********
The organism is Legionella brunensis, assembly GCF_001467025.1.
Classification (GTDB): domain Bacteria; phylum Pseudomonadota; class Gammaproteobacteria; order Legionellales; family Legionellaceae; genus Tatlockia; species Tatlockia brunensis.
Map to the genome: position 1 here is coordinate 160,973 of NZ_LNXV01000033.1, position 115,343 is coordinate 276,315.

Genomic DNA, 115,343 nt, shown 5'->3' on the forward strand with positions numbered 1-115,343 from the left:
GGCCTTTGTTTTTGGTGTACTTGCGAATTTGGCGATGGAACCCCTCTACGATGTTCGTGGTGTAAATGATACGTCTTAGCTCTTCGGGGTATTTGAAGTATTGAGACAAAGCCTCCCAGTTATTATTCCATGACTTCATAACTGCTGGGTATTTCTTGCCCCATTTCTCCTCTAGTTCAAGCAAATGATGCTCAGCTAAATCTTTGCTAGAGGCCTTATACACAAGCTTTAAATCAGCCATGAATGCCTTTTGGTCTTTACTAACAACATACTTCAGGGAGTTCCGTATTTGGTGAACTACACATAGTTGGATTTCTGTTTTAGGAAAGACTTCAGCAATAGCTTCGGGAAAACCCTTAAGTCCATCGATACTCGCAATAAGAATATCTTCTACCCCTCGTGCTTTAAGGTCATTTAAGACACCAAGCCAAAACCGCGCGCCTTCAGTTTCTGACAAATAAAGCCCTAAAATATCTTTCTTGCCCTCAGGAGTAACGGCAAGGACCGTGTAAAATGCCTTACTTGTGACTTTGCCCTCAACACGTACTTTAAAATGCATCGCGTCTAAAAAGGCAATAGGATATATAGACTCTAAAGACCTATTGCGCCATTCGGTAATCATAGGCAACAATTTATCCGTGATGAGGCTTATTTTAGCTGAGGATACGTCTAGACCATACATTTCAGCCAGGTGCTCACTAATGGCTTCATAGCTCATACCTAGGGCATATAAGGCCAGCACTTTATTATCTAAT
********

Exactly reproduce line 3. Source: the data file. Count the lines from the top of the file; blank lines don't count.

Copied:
Map to the genome: position 1 here is coordinate 160,973 of NZ_LNXV01000033.1, position 115,343 is coordinate 276,315.